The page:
Seven percent of Americans think chocolate milk comes from brown cows

Meanwhile, 9% said they use their kids as an excuse to buy chocolate milk for themselves

Seven percent of Americans think chocolate milk comes from brown cows

Image: Frank May/DPA/PA Images

Seven percent of American adults believe that chocolate milk comes from brown cows, according to a nationally representative online survey.

Nearly half of them, 48%, didn’t know where chocolate milk came from at all.

via GIPHY

A new survey by milk industry body Innovation Center of US Dairy uncovered the startling statistics in a survey of more than 1,000 American adults.

Despite the upsurge in the consumption of plant-based milks, cow's milk remains one of the country’s most widely consumed beverages.

Just 5% of those surveyed said they abstained from drinking cow’s milk and a further 6% admitted to leaving the house before 6am to pick some up for breakfast.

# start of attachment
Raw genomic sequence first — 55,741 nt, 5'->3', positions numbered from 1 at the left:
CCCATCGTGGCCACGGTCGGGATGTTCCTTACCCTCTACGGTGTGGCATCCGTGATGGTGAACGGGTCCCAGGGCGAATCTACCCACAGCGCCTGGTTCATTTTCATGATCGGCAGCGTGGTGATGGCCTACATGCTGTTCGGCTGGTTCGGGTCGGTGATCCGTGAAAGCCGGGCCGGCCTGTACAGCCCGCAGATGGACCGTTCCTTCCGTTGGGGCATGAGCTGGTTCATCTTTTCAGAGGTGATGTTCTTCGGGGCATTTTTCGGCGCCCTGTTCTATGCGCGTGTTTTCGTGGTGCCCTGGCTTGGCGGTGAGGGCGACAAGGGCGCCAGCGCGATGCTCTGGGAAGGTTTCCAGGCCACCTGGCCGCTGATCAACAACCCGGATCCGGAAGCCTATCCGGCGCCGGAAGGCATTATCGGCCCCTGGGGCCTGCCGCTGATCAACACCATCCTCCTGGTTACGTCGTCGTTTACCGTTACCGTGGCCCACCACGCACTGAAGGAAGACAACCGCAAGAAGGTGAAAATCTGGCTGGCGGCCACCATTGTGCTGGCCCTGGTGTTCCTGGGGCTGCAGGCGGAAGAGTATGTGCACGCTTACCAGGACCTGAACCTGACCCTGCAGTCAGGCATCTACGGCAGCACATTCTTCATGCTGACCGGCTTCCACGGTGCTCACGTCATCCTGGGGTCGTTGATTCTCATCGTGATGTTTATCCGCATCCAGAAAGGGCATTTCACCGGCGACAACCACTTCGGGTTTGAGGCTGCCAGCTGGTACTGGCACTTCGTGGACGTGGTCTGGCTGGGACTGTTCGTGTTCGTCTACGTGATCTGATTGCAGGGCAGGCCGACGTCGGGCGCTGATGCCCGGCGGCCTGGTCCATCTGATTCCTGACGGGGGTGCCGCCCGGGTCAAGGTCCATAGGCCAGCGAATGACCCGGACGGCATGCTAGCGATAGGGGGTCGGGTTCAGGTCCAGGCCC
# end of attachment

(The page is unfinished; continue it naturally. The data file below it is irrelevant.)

More than a third of respondents, 37%, admitted to swigging milk straight from the container, while 29% said they use their kids as an excuse to buy chocolate milk for themselves.

People continue to enjoy a love affiar with cheese - 95% of survey respondents have some type of cheese in their fridge.

Common sense?

For decades, observers in agriculture, nutrition and education have complained that many Americans are basically agriculturally illiterate. 

One Department of Agriculture study, commissioned in the early 90s, found that nearly one in five adults did not know that hamburgers are made from beef.

Many more lacked familiarity with basic farming facts, like how big US farms typically are and what food animals eat.